Saturday, March 20, 2010

Tap Dancing and Courageous Writers

Tap-dancing has much more embarrassment potential to a beginner than jazz dancing does. I know--I've been taking tap classes. Sometimes I wish those metal plates would fall off so that my missteps would not broadcast themselves to my fellow dancers. Sometimes I think I would have been better off in jazz dancing classes, where the shoes are soft and the missteps easier to cover. But jazz wouldn't have helped me as much with my writing as tap does.

Just as tapping on the wrong beat will call attention to my need to practice more, sharing my writing with a critique group makes my errant verbal beats public and undeniable, calling my attention to my need to revise. I used to keep my works-in-progress mostly to myself, until I felt they were ready for submission, and my soft-shoe approach allowed me to overlook what the tap-shoe approach--the public read-aloud in a critique group--would have made apparent. I wasted a lot of time by not tap-dancing as a writer and overpowering my own former insecurities.

Everyone in my tap dancing class can hear each other's missteps as we try out our new routines, just as my fellow writers can hear each other's mistakes loudly and clearly. Tap dancing has reinforced for me my need to goof up publicly without the ability to cover up with fancy footwork. Jazz dancers, with soft shoes, like writers who never share their work in a public way, can attempt to revise their errors and hope that no one notices. Tap dancers and courageous writers who share their works-in-progress can't take back the sounds they've emitted, and thus become more determined NOT to make the same errant sounds again.

When people ask me, "What on earth made you agree to take tap classes?," I answer, "It's a challenge--embarrassing sometimes, but actually fun. And, my writing critique partner talked me into it! She's very convincing."

Thursday, March 11, 2010

Words to Benefit Others

"Happiness comes when your work and words are of benefit to yourself and others." -Buddha That's my reason for writing words and songs, and for teaching. The Buddha summed it up!

I wrote a song the other day for the purpose of healing my community, despondent as many of us are since the discovery of the murders of Chelsea King and Amber Dubois. Some might assume that I want to share the song, my husband pointed out, out of egotistical reasons, to get fans. That thought had not occurred to me, because I only thought of the song as a kind of offering, to benefit myself by healing others, to feel as though I could do something to help, instead of feeling so helpless, as most of our community feels now. I know my husband is right, that people assume writing and sharing is about ego. But it's not for me. It's a higher purpose.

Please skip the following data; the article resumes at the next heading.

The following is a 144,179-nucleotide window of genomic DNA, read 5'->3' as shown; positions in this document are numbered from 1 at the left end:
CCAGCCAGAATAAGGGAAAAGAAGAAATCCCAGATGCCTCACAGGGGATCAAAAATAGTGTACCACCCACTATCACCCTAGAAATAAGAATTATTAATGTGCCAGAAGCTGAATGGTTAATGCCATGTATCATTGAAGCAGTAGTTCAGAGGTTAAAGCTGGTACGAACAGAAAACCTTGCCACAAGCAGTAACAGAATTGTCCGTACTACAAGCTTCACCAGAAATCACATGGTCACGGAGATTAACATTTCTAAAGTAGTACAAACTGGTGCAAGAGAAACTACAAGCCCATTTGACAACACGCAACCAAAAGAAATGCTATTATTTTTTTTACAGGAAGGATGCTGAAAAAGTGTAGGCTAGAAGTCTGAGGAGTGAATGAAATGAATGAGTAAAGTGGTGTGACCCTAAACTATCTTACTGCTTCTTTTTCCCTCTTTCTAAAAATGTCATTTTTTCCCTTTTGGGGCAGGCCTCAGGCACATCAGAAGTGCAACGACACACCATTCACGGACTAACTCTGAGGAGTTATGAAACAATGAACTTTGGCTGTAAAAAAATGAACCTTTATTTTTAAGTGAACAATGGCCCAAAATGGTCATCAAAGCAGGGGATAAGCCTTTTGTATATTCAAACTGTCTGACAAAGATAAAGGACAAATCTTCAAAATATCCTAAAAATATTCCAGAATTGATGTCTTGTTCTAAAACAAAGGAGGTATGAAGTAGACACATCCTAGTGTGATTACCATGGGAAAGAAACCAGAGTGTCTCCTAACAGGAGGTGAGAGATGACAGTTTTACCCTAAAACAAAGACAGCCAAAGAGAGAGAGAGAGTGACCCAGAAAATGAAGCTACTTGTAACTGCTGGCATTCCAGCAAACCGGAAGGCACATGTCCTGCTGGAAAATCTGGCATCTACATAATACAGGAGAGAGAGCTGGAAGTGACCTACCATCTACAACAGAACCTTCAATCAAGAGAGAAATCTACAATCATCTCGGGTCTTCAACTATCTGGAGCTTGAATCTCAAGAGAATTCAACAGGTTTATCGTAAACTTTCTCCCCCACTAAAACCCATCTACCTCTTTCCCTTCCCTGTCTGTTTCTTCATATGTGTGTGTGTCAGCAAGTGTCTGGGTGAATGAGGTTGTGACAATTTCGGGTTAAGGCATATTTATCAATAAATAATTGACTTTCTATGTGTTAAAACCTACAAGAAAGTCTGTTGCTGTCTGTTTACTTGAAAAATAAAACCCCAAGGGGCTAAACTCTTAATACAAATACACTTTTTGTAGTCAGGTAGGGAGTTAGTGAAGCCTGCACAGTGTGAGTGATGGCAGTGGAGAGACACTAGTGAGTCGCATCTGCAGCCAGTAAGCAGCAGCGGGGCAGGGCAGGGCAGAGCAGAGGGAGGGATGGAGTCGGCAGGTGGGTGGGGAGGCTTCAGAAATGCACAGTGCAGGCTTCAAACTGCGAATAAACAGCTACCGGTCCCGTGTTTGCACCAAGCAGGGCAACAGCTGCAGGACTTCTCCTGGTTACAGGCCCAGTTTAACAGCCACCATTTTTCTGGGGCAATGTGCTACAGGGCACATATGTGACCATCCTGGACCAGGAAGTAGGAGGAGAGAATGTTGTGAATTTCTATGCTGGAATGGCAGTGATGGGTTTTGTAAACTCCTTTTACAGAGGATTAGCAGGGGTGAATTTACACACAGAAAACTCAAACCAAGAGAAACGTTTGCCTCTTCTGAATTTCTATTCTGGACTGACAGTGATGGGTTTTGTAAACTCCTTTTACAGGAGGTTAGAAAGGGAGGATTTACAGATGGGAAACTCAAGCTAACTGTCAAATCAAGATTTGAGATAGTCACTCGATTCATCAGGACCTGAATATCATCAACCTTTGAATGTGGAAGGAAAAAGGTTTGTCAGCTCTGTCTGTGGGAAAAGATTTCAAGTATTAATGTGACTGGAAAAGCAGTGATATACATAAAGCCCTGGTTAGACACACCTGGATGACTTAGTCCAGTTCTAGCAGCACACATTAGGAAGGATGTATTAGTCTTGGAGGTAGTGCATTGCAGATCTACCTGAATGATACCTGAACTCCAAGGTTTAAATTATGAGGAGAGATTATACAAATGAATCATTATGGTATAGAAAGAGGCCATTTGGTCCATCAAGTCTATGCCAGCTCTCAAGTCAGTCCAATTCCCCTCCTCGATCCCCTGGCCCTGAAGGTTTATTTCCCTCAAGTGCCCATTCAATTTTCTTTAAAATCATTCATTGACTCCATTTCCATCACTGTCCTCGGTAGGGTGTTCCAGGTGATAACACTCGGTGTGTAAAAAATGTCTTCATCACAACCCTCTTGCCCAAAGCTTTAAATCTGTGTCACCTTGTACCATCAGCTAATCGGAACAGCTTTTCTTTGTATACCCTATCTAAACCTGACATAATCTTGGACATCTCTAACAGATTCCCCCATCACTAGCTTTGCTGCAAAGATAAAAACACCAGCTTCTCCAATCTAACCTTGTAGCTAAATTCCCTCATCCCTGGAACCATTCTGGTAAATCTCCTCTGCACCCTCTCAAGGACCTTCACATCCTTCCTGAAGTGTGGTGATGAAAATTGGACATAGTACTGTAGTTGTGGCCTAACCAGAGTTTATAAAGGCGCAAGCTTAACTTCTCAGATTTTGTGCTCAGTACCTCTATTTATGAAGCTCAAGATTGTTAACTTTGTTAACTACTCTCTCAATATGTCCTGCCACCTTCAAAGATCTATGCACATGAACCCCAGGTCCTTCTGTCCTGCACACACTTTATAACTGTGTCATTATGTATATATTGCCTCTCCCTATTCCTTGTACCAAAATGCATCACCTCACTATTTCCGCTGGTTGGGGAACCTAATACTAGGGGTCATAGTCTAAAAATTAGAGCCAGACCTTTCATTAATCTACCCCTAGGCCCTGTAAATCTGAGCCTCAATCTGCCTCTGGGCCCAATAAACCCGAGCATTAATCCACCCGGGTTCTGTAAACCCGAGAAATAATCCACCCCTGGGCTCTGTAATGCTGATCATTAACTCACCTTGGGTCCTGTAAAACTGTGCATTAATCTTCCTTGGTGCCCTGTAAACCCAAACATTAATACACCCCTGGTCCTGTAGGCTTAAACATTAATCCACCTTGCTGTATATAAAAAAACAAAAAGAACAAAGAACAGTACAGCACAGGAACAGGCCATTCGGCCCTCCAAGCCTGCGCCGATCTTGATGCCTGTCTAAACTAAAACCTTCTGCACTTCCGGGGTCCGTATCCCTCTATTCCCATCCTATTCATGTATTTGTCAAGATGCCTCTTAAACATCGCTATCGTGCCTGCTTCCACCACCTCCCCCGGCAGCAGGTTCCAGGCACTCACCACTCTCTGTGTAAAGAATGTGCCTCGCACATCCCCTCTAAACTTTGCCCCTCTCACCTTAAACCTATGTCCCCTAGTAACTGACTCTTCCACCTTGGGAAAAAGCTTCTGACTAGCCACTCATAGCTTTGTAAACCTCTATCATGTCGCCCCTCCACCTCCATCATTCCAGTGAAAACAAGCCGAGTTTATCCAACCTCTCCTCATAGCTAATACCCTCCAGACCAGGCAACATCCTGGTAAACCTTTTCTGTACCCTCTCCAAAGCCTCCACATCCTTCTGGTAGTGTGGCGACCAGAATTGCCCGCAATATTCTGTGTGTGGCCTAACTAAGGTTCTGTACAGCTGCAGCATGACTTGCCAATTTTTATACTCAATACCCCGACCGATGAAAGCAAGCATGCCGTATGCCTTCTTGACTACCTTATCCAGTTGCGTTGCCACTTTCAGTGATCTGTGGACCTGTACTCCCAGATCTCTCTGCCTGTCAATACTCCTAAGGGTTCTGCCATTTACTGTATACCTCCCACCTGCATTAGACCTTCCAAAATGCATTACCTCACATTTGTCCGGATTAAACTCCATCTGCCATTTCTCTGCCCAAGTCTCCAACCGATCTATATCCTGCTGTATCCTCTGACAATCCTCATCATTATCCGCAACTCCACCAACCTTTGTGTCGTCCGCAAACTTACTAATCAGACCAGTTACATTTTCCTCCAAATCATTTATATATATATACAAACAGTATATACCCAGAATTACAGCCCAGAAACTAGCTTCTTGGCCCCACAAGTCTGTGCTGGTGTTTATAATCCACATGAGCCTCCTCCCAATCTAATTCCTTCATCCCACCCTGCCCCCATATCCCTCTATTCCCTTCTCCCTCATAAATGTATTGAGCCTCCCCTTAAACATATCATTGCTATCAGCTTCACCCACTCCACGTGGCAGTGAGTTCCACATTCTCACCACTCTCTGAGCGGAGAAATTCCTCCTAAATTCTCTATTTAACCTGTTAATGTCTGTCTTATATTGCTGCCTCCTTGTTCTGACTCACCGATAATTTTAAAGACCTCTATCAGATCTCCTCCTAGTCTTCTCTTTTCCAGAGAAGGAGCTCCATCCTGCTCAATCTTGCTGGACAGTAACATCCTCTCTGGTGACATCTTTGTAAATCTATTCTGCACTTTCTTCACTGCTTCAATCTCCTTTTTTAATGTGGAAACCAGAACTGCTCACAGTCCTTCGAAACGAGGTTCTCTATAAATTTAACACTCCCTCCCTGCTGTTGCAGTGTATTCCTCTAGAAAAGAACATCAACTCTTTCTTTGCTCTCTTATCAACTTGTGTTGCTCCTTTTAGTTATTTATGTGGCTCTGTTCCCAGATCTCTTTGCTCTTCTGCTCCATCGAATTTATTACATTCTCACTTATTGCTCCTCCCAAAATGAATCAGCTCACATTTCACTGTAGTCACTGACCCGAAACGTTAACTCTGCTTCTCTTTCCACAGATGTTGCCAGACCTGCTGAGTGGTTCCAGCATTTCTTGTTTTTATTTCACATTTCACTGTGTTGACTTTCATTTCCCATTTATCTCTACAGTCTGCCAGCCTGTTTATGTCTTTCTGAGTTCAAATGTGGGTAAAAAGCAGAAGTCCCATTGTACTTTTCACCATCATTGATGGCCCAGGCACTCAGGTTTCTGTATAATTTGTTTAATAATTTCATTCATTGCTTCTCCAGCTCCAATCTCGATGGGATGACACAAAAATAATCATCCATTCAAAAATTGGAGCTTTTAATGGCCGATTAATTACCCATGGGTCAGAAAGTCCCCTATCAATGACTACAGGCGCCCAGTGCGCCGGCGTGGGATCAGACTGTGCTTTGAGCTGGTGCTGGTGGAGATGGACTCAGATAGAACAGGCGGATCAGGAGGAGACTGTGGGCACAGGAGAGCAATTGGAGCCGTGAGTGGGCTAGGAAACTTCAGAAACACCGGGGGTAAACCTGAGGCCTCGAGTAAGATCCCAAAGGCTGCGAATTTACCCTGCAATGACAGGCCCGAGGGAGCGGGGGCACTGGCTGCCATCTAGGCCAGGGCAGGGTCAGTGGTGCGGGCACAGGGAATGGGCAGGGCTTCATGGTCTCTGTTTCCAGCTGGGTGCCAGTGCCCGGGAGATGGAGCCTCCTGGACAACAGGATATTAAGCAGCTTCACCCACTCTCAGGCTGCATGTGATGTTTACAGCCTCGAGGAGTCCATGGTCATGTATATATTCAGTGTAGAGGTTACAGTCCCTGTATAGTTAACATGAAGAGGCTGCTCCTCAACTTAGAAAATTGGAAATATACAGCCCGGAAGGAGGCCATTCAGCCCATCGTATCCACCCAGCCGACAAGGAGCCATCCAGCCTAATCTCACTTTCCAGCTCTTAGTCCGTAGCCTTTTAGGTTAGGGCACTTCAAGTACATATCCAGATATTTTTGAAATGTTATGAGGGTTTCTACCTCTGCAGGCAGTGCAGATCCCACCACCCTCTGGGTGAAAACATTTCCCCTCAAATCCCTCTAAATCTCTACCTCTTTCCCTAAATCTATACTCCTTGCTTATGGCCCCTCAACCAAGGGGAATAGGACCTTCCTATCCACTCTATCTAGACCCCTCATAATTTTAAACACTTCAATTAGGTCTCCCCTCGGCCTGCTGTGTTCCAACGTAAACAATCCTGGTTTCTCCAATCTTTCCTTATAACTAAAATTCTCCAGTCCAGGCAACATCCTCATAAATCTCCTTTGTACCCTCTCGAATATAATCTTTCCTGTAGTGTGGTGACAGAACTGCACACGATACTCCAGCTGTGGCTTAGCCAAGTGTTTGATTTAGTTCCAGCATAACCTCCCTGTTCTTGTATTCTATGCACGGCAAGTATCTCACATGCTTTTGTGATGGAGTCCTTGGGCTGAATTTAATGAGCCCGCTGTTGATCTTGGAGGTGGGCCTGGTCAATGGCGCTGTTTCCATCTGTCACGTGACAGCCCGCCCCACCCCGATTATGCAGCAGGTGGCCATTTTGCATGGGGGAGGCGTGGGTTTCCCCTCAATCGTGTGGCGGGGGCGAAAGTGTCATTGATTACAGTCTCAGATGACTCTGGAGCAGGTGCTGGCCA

Thursday, March 4, 2010

Contradiction Within a Metaphor

While discussing my plans for the enormous success of a newly finished manuscript with my son (as if planning has anything to do with success!), I mused, "Ah, I'll be in heaven when that happens."

My wise son replied, "That's a weird expression, Mom. It can be both negative AND optimistic. You could be saying that success won't happen till after you're dead. Or you could be envisioning the joy you expect to happen."

Maybe I should have used a simile instead: "Ah, I'll feel like I'm in heaven when that happens."

Word power...


You get an idea for a poem or a story, but you're in your car or out walking, somewhere impossible to write. And the idea spins into lines in your head, begging to be recorded. You worry that you'll forget this windfall of words before you can write them down. My advice to you: Don't strain to record them later if they were but temporary traveling partners. You wouldn't try to force a friendship with someone you met on the road unless some surprising, special bond had occurred. The same applies to your words.

I have learned to trust the power of reverberation in my writing life.

Reverberation is a quality directly proportional to the quality of the words. Great words tend to stick around and echo in your head till they're recorded. They are memorable because, by definition, they are "able to be remembered"--by the author as well as the reader. If you've forgotten your own words, chances are that someone else will forget them, too.

Trust the power of reverberation, and recognize that memorable words flow--they can never be manufactured.